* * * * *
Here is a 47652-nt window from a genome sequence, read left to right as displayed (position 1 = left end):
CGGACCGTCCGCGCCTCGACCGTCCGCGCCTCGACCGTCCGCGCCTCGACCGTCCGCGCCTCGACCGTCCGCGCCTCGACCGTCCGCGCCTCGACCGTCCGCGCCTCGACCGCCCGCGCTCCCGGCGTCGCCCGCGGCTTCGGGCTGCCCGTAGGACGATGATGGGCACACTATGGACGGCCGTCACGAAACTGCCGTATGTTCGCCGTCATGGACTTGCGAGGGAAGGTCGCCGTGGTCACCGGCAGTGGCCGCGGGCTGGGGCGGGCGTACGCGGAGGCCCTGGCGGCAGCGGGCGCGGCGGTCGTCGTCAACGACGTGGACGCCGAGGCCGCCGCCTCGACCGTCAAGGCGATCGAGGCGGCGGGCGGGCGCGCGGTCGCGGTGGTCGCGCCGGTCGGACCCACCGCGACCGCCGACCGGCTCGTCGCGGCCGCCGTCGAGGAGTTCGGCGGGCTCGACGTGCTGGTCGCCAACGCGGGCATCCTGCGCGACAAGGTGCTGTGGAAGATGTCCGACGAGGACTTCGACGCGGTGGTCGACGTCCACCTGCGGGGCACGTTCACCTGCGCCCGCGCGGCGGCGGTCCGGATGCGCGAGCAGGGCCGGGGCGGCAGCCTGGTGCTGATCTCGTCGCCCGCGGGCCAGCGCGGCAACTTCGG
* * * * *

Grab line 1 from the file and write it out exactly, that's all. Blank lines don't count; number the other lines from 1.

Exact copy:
Here is a 47652-nt window from a genome sequence, read left to right as displayed (position 1 = left end):